There have been signs recently that ministers are slipping back into the policy-by-headline mindset that defined the last Labour government. We’re seeing the sorts of policies that lack evidence, are launched without any detail on timetables or implementation, and are usually geared around an initiative — if possible, a pilot or a local trial that is short-lived and guaranteed not to alter very much. Today the Home Office brought us a classic of the kind: the ‘community trigger’ to address anti-social behaviour.
The Home Secretary’s motivation is sincere, but the method — devised by her officials — is deeply flawed. With what detail we have, we know that it will be piloted in several forces this summer, and it places an obligation on the police and local councils to devise a plan to address a problem such as a noisy neighbour or repeat graffiti, within a fortnight, if a sufficient number of people complain. It is not clear why five households must complain before the power is activated. Why not three, or ten? It is also unclear what a plan would involve, or how much officer time it would take up, or whether a paper plan is really what the victim would want.
In a powerful report from 2010, Her Majesty’s Inspectorate of Constabulary (HMIC) exposed the shortcomings in how police respond to anti-social behaviour. HMIC documented how the ‘quality of life crime’ that plagues communities and creates the breeding ground for more serious criminality is just not taken seriously enough by the police. The death of Fiona Pilkington and her disabled daughter after years of harassment by local youths revealed a catalogue of horrific negligence that should have been a wake-up call for the whole service. Yet so far, despite all the spotlighting by HMIC, little has been done.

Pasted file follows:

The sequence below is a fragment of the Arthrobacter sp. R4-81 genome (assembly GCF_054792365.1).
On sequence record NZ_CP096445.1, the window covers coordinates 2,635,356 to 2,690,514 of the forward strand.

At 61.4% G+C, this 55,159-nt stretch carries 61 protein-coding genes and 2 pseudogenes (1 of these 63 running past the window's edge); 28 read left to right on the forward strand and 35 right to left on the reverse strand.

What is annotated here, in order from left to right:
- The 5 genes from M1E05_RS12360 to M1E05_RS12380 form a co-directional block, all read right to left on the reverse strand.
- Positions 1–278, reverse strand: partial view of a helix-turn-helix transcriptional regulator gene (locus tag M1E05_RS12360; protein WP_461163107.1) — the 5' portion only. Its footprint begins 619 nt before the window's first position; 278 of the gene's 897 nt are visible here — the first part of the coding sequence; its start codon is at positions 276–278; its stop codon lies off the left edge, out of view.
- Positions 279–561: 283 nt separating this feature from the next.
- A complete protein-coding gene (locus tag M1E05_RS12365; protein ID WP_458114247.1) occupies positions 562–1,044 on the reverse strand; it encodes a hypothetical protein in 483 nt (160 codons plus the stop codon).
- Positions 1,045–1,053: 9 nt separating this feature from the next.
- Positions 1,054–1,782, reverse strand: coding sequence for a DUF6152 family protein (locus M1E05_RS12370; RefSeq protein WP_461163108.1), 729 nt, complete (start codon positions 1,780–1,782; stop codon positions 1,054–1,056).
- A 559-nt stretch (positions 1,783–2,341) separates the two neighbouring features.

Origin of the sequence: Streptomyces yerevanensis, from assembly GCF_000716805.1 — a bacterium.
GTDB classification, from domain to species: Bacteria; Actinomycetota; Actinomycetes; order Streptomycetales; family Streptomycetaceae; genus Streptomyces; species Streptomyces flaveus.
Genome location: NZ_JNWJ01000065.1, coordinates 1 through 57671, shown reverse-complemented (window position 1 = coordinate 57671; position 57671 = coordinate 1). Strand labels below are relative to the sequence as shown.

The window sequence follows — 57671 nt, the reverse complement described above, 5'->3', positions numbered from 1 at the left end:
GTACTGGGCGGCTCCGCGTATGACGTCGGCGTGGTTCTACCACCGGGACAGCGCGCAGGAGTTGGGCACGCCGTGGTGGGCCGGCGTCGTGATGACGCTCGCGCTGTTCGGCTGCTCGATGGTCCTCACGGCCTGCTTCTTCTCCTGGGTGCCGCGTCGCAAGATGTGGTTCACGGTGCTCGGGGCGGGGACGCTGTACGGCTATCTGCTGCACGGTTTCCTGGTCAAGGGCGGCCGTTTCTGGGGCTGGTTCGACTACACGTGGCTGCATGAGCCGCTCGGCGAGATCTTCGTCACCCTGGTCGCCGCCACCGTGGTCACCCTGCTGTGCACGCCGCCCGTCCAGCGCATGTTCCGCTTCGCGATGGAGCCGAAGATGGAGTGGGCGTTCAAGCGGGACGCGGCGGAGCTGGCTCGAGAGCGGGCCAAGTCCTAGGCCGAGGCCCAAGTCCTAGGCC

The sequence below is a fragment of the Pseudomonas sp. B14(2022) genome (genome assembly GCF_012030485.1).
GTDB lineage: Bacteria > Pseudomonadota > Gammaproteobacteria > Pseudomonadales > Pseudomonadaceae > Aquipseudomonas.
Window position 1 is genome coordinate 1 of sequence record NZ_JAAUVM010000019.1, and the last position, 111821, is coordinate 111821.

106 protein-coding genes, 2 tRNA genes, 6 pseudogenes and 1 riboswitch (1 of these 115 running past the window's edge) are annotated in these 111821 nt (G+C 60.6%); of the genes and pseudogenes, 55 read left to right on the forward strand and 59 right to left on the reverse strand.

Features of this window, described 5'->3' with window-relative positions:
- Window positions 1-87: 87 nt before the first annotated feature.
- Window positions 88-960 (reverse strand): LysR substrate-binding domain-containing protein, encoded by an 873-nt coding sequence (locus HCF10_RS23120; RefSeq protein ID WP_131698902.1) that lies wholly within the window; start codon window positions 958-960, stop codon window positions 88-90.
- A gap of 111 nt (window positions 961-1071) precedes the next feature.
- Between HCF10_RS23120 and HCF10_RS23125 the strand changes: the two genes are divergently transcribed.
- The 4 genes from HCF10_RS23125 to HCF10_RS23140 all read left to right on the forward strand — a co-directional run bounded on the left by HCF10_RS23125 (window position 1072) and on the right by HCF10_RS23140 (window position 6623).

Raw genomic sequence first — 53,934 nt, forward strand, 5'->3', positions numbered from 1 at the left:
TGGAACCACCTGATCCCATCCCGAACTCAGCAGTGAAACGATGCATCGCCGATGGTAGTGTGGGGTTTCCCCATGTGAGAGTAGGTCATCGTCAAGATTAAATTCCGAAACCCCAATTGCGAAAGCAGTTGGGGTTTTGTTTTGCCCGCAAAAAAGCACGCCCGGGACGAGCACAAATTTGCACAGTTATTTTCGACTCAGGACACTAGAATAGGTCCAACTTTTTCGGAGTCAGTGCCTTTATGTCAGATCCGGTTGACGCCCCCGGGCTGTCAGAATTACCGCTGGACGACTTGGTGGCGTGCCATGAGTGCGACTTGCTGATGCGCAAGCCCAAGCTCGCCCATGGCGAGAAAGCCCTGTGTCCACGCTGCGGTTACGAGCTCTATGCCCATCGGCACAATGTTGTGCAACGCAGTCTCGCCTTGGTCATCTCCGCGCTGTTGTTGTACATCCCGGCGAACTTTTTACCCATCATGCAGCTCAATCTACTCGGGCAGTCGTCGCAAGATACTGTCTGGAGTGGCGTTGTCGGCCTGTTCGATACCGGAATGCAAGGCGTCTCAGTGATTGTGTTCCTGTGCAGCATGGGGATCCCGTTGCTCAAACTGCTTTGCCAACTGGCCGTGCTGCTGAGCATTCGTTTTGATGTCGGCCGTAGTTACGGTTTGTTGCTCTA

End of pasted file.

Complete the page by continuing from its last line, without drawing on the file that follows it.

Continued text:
So there is no question that Theresa May is right to want to explore this problem, but the community trigger is not the answer. At a stroke this policy would take us back to the bad old days of the ‘Policing Pledge’ and other top-down initiatives that created more process, more paperwork and more excuses for audit of the police, by the police. Do we really want police officers who ought to be more visible, spending even more time back at the station filling in by hand (and no doubt in triplicate) a template form for a ‘Community Response Action Plan’ (or CRAP for short)? How about a few more hours of internal meetings where neighbourhood officers who should be out on the street sit around editing Powerpoint slides?
The Home Office is a matter of months away from having its monopoly on crime policy terminated, with the introduction of elected Police & Crime Commissioners (PCCs) in November, but it still seems to be in 2005 mode. Which is particularly strange because the PCCs will do more to elevate local community concerns than all the initiatives announced by successive Home Secretaries before now. Elected commissioners will be directly accountable to residents in a way that chief constables have not been, and they will be open to new ideas. One idea they might want to consider is being explored by Nick Herbert, the Policing Minister. This reform would give neighbourhoods a legal power to own police officer time and direct it to their priorities. As a new idea it is much more credible as it is actually based on a Dutch scheme that has been operational since 2002, and which seems to have had a real impact on crime and public confidence.
In the end, the main risk is that the ‘community trigger’ does not expire as it deserves to, but is instead enthusiastically seized upon by chief constables who then gold-plate it and impose it on all of their neighbourhood teams — giving them an initiative to feel proud of, but making life more difficult for their officers. One hope is that, like most of the Blairite law and order policies, this one doesn’t survive take-off.
Blair Gibbs is head of Crime and Justice at Policy Exchange.